- Users of the latest iPads with Apple SIMs can simply choose to set up a prepaid AU or SoftBank data service account in the data settings menu using a credit card from home. Both providers charge ¥1620 per 1GB/30 days and in the case of AU, can be set to automatically add more data when you run low. Registration can only be done upon arrival in Japan, and only between the hours of 9AM-9PM.
- Electronics stores like Bic Camera have selection of prepaid data-only SIMs for tourists. You can choose between different data options and terms (for example, b-mobile's plans of a 5GB prepaid data only SIM available in a visitor version at ¥1,980 or a 7GB version for ¥2,970).
- The cheaper way is to get a monthly contract, but for this you'll need proof of longer stay (=residence card) if you want a plan with voice or to finance a new phone. You can expect to pay around ¥5,000 per month at the major providers, assuming light calling, but prices are beginning to fall (all three major providers now have plans with 20GB of data for under ¥3000 and voice rates around ¥40/minute). A cancellation fee may also apply if the contract is terminated early. However, there are MVNOs of the major providers that charge lower monthly fees (usually less than ¥2,000 and sometimes just below ¥1,000 if voice service is not necessary) and do not require a contract term, but do expect you to bring your own phone and often have activation fees of around ¥3,000 (there are often promotions which discount this fee; if you are able to wait for a promotion, you should). These MVNOs also suffer lower priority on the host's network (mineo, an MVNO of AU, often sees its users' LTE speeds cut to a few percent of what they usually are at peak times as AU users continue to enjoy high-speed service).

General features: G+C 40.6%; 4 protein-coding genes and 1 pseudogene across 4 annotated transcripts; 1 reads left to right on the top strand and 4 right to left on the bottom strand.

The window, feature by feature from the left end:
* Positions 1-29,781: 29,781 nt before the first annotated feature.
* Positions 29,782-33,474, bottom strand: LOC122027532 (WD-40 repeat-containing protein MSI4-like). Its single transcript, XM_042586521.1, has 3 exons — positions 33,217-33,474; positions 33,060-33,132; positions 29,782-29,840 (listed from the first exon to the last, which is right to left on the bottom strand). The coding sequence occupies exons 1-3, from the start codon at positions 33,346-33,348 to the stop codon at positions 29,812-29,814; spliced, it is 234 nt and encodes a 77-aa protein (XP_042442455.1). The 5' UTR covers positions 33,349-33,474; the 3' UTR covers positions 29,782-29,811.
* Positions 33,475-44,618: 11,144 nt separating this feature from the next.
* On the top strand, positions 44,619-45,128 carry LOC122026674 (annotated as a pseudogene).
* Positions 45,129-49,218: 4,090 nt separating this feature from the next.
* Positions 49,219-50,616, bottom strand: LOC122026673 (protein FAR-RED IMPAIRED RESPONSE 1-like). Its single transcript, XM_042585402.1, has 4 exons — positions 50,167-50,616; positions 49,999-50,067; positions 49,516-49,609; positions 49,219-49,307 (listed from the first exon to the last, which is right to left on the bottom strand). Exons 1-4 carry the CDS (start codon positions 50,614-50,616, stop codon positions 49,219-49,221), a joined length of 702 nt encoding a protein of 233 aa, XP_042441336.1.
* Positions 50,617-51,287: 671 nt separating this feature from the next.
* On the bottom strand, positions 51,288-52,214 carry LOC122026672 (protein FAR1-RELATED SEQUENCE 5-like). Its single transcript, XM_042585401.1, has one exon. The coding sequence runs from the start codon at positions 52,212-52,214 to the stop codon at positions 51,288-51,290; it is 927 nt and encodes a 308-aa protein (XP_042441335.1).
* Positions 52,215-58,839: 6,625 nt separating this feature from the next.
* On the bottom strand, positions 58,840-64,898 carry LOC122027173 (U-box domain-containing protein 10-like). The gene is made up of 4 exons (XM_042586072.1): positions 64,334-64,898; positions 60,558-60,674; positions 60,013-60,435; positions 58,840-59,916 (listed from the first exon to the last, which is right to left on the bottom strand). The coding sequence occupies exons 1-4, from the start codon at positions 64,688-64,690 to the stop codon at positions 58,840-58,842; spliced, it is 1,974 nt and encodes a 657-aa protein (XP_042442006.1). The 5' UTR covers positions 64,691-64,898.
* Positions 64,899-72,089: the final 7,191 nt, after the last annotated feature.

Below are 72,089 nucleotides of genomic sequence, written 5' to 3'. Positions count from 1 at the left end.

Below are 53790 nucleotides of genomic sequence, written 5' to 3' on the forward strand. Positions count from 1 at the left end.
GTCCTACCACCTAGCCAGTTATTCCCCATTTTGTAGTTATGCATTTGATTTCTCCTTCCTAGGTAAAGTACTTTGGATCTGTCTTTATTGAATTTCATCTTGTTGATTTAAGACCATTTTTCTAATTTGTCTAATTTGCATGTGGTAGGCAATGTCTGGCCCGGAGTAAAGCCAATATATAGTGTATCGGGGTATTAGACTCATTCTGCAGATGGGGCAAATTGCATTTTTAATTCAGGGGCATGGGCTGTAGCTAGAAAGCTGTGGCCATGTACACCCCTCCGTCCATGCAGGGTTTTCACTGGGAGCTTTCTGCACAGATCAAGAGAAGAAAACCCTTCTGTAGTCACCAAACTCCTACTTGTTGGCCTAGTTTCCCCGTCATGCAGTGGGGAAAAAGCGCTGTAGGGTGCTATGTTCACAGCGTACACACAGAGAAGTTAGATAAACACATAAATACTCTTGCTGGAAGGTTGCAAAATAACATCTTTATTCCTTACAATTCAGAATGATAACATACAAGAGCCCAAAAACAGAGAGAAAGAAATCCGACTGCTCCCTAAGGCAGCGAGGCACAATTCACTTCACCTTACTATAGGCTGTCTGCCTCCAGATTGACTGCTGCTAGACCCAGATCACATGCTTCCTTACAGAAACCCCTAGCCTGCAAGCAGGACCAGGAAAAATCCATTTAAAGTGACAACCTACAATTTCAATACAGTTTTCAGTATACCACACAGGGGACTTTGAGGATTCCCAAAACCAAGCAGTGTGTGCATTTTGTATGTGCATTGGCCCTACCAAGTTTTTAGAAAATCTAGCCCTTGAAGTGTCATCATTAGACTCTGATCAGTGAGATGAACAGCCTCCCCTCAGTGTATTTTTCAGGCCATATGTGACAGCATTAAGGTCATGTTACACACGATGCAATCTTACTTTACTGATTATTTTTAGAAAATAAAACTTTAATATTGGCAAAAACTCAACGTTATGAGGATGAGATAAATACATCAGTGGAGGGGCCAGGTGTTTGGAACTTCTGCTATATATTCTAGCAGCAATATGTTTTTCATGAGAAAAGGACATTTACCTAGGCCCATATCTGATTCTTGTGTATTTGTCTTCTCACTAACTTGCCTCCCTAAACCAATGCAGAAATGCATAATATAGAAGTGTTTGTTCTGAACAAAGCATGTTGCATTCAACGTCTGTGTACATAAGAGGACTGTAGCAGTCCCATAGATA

- Note that if you do not need voice, you can apply for a data-only or data and SMS monthly plan from a provider with only a credit card (some providers accept foreign credit cards, some do not). You will still need to have an address in Japan to send your SIM to, unless you are signing up for an eSIM (see below), in which case everything can be completed online.
- For anyone wanting an eSIM, a monthly data-only plan from IIJMio is the only option available from a local provider. It comes in two flavors: "Giga Plan" with a defined amount of data per month, and "Data Plan Zero" which charges a basic monthly fee of ¥165 and requires you to separately purchase data every month in 1 GB blocks (¥330 for the first GB, ¥495 for subsequent GBs) as needed on a prepaid basis. The Giga Plan makes more sense in most cases, as the price works out cheaper from the get-go (¥440 a month for 2 GB data compared to ¥990 on Data Plan Zero). However, it is more cost-effective to keep a Data Plan Zero eSIM if you are someone who infrequently visits Japan rather than lives there, as the fee when no data is being used is only ¥165). No ID is needed, just your credit card details (foreign credit cards are accepted) and the address in Japan you will be staying at. Note that once you sign up, your first opportunity to cancel is the last day of the month following the one in which you signed up. This can still save you a lot compared to a fully prepaid data SIM (an 8GB Giga Plan costs ¥1,100 a month, so even paying that for two months would be two-thirds than the price of a 7 GB Visitor SIM from b-mobile), but a visitor signing up for this plan would need to remember to come back and cancel at this page once that day comes to avoid being billed beyond that.